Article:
Review by Choice Review
In the decades since its publication, Invisible Man (1952) has gained a reputation so immense, has earned so solid a place in the canon of US literature, and has made its author so revered that one cannot imagine Ellison criticism as anything other than laudatory from the beginning. That said, reservations, resistance, and rancor have long accompanied accolades in this criticism, so students and scholars of Ellison's work need to gain appropriate perspective. Butler (Canisius College) supplies just such perspective, collecting (and assessing in his helpful introductory essay) a range of critical responses to Ellison/Invisible Man, beginning with the first important reviews by such critics as Irving Howe, Saul Bellow, Richard Chase, Alain Locke, and R.W.B. Lewis. Butler provides historical and authorial perspective in sections that cover contemporary readings of Invisible Man, evaluations of Ellison's short fiction and nonfiction, and useful posthumous assessments by Stanley Crouch, John F. Callahan, James F. Tuttleton, and Robert J. Butler. Abundantly demonstrating his thesis that the basic questions and concerns of Ellison criticism have been present from the first, Butler has provided a most important collection for scholars of African American literature as well as of Ellison. J. A. Zoller; Houghton College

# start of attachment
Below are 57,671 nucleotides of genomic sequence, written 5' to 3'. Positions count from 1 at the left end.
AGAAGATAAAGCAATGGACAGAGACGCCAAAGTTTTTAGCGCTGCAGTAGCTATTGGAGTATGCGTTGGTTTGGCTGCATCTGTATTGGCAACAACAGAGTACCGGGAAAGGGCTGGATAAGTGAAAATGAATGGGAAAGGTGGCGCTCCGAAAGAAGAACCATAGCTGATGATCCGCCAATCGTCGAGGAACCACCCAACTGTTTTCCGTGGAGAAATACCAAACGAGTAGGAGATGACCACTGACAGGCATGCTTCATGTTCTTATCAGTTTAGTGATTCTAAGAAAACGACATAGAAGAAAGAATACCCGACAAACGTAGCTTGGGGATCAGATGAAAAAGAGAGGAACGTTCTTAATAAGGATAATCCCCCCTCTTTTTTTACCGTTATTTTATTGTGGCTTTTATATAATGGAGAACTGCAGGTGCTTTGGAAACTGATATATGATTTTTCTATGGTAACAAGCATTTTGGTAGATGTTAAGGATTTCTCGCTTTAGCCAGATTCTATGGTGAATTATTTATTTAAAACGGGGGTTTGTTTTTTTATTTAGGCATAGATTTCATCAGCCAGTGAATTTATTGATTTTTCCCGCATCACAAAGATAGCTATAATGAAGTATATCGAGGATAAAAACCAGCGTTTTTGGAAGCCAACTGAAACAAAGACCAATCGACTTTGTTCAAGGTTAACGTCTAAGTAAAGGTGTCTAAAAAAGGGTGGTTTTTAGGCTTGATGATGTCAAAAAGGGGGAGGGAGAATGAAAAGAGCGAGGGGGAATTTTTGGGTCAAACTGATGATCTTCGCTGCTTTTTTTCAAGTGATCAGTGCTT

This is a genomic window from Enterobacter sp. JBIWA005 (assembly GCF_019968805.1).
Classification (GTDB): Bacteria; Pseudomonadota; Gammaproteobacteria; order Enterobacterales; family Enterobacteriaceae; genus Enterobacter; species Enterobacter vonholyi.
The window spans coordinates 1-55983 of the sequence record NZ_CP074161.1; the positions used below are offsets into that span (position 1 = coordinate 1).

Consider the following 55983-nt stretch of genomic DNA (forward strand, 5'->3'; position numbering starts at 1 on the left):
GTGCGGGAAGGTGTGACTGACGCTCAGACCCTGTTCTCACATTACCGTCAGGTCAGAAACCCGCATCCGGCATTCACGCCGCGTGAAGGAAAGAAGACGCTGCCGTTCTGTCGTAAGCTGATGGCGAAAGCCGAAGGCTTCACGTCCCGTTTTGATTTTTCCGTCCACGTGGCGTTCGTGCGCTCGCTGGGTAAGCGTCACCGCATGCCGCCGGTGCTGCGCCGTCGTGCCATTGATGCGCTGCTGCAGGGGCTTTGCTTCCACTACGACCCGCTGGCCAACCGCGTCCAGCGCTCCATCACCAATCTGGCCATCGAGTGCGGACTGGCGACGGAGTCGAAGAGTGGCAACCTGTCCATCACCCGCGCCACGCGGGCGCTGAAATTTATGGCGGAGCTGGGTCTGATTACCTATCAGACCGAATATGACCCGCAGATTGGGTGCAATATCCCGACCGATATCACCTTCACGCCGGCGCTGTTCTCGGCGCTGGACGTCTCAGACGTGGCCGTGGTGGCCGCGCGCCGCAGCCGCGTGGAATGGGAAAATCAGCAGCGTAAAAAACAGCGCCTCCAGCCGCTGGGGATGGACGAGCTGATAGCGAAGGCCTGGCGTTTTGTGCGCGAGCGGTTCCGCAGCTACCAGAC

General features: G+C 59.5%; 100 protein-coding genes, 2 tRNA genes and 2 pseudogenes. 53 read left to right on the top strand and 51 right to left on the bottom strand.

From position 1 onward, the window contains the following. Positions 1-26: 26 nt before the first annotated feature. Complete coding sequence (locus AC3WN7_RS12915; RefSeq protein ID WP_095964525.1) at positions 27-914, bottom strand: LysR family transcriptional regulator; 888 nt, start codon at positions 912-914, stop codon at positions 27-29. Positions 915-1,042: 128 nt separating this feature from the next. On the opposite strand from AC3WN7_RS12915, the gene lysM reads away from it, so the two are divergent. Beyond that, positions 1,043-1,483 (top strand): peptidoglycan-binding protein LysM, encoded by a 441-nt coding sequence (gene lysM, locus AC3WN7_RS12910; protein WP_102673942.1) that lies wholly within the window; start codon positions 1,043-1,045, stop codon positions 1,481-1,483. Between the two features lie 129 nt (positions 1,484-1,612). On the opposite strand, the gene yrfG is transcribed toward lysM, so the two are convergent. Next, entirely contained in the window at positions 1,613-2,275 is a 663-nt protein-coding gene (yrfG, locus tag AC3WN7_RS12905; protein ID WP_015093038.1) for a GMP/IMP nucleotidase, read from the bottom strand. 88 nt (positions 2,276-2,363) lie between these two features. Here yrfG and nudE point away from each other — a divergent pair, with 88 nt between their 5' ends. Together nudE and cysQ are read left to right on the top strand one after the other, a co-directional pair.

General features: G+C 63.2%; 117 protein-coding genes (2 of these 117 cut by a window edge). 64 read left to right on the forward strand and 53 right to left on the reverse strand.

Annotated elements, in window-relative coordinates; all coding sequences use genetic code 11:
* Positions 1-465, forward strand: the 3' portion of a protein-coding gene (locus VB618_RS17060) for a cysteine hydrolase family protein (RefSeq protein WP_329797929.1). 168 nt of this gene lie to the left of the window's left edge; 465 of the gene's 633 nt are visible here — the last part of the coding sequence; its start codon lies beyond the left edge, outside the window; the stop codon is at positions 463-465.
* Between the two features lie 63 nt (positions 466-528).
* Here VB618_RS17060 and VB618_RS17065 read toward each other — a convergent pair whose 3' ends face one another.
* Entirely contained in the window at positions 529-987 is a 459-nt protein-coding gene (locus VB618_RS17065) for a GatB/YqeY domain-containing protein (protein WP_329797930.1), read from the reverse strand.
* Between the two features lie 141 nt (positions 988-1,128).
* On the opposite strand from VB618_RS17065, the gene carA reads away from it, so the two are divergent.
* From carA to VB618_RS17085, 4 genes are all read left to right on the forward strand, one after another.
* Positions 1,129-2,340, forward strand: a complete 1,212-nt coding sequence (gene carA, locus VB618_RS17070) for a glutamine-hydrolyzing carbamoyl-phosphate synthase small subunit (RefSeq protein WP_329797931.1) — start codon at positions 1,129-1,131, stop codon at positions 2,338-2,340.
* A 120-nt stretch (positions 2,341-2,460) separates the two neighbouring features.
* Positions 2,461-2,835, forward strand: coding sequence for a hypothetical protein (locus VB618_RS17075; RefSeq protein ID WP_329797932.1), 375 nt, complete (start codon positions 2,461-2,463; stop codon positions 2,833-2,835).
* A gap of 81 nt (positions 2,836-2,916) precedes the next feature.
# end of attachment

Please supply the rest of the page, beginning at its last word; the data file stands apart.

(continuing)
Copyright American Library Association, used with permission.